One significant contributor to the development of addiction is the inability to cope with strong emotions, such as fear, anxiety, anger, or shame. The inability to manage these intense emotions can lead to an alternative way of coping with them. Often, dysfunctional coping mechanisms develop such as drug use and drinking.
But, it’s true that it can be incredibly challenging to manage feelings when they are frightening or overwhelming, especially if they are from the past or the early years of childhood. Plus, uncomfortable feelings such as anger or shame might also be accompanied by fear, helplessness, and powerlessness. Intense emotions can lead to a need to shut down or feeling like you want to go unconscious rather than facing them. Getting drunk and getting high are ways to do just that.
Therefore, having tools that allow you to recognize and respond to emotions can facilitate sober living. Being able to recognize, versus repress, emotions is a form of emotional intelligence. It’s becoming aware of your emotional landscape. Emotional awareness involves the ability to:
- Recognize your moment-to-moment emotional experience
- Handle all of your emotions without becoming overwhelmed
Rather than reaching for a drink and going unconscious when difficult emotions arise, you respond to them. Rather than hiding from your emotions, you face them. Rather than drinking, you dive into what you’re feeling. The task is not an easy one.
However, here are some ways to help develop your emotional intelligence, which in turn, will prevent relapse and support your recovery.
Emotional awareness is learning how to manage stress. You won’t be able to manage your emotions unless you know how to manage stress. The two are inherently related. Because emotions are unpredictable, they can come on strongly at times and create a stressful experience. Learning how to manage emotions, similar to the ability to manage stress, depends first on your level of emotional awareness.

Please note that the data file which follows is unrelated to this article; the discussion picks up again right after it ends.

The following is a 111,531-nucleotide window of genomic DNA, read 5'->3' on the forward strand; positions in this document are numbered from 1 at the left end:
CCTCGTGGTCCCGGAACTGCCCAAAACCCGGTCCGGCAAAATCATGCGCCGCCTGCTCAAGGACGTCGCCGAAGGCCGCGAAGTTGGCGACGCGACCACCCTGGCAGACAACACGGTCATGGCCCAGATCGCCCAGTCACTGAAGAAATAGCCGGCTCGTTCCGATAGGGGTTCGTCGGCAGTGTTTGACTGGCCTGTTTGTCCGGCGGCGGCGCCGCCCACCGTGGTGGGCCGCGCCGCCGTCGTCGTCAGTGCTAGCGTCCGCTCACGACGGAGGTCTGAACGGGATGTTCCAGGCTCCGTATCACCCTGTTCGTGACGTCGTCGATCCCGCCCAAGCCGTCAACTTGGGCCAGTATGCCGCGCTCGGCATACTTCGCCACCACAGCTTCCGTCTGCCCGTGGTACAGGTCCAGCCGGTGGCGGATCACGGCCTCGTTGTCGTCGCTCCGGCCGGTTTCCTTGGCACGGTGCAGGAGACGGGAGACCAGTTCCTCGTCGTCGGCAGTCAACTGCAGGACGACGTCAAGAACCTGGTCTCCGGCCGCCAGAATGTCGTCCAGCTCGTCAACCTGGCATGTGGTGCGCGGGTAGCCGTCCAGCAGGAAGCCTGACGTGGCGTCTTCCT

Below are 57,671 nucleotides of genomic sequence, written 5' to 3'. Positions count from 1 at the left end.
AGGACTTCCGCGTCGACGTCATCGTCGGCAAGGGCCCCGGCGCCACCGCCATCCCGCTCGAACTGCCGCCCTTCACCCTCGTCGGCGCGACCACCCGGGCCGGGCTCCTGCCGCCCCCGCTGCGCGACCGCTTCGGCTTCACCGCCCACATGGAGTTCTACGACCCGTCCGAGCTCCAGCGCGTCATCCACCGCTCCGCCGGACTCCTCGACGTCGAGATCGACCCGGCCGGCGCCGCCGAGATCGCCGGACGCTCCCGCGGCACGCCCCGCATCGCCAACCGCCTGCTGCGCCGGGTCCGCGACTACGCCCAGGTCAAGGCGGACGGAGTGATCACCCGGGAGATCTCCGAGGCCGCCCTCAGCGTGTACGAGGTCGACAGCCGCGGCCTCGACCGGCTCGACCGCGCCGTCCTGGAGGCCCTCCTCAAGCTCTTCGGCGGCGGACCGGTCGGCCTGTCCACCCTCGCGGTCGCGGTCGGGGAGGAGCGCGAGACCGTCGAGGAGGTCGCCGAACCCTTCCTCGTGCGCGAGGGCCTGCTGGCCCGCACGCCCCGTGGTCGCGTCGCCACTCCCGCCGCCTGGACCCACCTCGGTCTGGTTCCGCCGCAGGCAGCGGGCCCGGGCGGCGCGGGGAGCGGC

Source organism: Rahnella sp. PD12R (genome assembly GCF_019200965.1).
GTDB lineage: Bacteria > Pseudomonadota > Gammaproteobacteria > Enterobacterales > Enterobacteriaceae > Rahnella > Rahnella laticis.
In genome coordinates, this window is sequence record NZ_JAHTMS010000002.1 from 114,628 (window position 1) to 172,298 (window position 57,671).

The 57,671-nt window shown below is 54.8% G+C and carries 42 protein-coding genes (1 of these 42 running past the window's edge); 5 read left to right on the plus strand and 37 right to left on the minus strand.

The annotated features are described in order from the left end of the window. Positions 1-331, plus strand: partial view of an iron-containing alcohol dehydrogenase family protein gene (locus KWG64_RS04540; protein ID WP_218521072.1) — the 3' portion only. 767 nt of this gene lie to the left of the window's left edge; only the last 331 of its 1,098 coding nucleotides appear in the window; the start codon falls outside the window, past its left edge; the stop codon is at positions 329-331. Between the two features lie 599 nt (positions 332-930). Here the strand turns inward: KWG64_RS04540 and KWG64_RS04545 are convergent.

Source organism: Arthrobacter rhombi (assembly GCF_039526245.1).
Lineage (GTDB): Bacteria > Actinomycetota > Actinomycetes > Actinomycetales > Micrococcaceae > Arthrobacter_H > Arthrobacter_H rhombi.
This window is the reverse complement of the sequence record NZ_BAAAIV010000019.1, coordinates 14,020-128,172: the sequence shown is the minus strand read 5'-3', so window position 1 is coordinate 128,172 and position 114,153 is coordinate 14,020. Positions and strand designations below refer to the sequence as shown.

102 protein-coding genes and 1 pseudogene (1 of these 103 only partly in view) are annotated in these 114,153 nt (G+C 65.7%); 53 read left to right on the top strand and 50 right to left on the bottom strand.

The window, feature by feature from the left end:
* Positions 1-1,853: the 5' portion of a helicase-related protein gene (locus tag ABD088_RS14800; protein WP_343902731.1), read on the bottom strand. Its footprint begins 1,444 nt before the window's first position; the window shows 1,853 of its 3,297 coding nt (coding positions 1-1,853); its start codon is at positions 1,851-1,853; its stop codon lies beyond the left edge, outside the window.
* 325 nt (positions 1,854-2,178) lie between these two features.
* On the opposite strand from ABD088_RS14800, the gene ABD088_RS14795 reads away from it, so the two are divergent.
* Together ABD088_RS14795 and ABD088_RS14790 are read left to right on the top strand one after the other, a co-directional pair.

Become aware of your senses. The fastest way to move out of a stressful state is to become aware of one of your senses. In his wonderfully healing book, Coming to Our Senses: Healing Ourselves and the World through Mindfulness, Jon Kabat Zinn details how returning attention to the senses can immediately shift your experience. By smelling a scent, touching an object, or experiencing a bodily sensation, you remind yourself of the moment you are in versus an imaginary moment from the past. Shifting your experience to the present moment through the use of your senses can build your emotional awareness.
Learn to relax. Of course, remembering to make this shift in attention is the challenge, particularly right in the middle of feeling heavy emotions. One way to do this is to take a break from technology. Distancing yourself from the television, computer, phone, and Ipad can help you stay in touch with your present experience. It can also help with connecting with your senses and your inner experience. The stimulation of technology can prevent from feeling your emotions. Another way to do this is to create a relaxing environment when you’re feeling stressed. You can do this by listening to relaxing music or focusing on your breathing at least one per day.
It’s true that you won’t remember to utilize your emotional intelligence every time you feel emotionally overwhelmed. However, the more you practice, the more you’ll find yourself becoming aware of your feelings and responding to them rather than running. More importantly, you will be able to use your ability to stay present to manage your emotions versus letting them drive you to drugs, drinking, or making unhealthy decisions.
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